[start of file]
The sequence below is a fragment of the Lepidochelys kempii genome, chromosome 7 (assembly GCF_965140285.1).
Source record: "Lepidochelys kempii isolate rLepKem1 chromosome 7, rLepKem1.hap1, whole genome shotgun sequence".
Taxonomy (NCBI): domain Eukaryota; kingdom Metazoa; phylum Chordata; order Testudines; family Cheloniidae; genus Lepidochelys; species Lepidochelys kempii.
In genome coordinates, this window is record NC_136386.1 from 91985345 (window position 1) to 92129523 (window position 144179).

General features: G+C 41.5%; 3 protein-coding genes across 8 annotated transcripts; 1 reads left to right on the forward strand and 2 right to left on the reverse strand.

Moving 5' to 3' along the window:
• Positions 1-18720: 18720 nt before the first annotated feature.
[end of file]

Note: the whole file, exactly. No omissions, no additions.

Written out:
The sequence below is a fragment of the Lepidochelys kempii genome, chromosome 7 (assembly GCF_965140285.1).
Source record: "Lepidochelys kempii isolate rLepKem1 chromosome 7, rLepKem1.hap1, whole genome shotgun sequence".
Taxonomy (NCBI): domain Eukaryota; kingdom Metazoa; phylum Chordata; order Testudines; family Cheloniidae; genus Lepidochelys; species Lepidochelys kempii.
In genome coordinates, this window is record NC_136386.1 from 91985345 (window position 1) to 92129523 (window position 144179).

General features: G+C 41.5%; 3 protein-coding genes across 8 annotated transcripts; 1 reads left to right on the forward strand and 2 right to left on the reverse strand.

Moving 5' to 3' along the window:
• Positions 1-18720: 18720 nt before the first annotated feature.